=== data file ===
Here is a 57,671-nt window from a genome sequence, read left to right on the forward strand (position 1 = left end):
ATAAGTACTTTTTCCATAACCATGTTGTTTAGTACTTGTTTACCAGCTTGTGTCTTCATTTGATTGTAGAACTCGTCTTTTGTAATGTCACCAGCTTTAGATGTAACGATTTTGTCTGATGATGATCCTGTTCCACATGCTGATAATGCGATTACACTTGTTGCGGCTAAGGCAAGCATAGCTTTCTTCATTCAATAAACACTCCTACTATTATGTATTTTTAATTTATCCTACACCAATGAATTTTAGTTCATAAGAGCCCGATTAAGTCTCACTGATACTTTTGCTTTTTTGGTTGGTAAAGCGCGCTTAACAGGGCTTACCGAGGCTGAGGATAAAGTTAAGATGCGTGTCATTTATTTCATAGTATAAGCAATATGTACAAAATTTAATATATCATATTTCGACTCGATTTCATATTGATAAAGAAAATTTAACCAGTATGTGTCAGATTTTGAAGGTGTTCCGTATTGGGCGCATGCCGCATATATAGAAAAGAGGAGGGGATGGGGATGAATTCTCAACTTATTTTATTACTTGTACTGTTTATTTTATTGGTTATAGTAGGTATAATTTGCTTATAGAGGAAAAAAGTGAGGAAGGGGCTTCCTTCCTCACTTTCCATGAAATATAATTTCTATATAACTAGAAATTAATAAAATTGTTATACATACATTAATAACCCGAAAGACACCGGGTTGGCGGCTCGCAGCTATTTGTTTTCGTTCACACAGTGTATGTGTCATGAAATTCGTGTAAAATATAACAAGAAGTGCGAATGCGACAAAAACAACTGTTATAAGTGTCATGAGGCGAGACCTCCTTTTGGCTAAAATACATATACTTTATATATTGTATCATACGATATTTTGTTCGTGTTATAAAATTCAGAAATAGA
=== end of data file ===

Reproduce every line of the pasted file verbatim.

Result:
Here is a 57,671-nt window from a genome sequence, read left to right on the forward strand (position 1 = left end):
ATAAGTACTTTTTCCATAACCATGTTGTTTAGTACTTGTTTACCAGCTTGTGTCTTCATTTGATTGTAGAACTCGTCTTTTGTAATGTCACCAGCTTTAGATGTAACGATTTTGTCTGATGATGATCCTGTTCCACATGCTGATAATGCGATTACACTTGTTGCGGCTAAGGCAAGCATAGCTTTCTTCATTCAATAAACACTCCTACTATTATGTATTTTTAATTTATCCTACACCAATGAATTTTAGTTCATAAGAGCCCGATTAAGTCTCACTGATACTTTTGCTTTTTTGGTTGGTAAAGCGCGCTTAACAGGGCTTACCGAGGCTGAGGATAAAGTTAAGATGCGTGTCATTTATTTCATAGTATAAGCAATATGTACAAAATTTAATATATCATATTTCGACTCGATTTCATATTGATAAAGAAAATTTAACCAGTATGTGTCAGATTTTGAAGGTGTTCCGTATTGGGCGCATGCCGCATATATAGAAAAGAGGAGGGGATGGGGATGAATTCTCAACTTATTTTATTACTTGTACTGTTTATTTTATTGGTTATAGTAGGTATAATTTGCTTATAGAGGAAAAAAGTGAGGAAGGGGCTTCCTTCCTCACTTTCCATGAAATATAATTTCTATATAACTAGAAATTAATAAAATTGTTATACATACATTAATAACCCGAAAGACACCGGGTTGGCGGCTCGCAGCTATTTGTTTTCGTTCACACAGTGTATGTGTCATGAAATTCGTGTAAAATATAACAAGAAGTGCGAATGCGACAAAAACAACTGTTATAAGTGTCATGAGGCGAGACCTCCTTTTGGCTAAAATACATATACTTTATATATTGTATCATACGATATTTTGTTCGTGTTATAAAATTCAGAAATAGA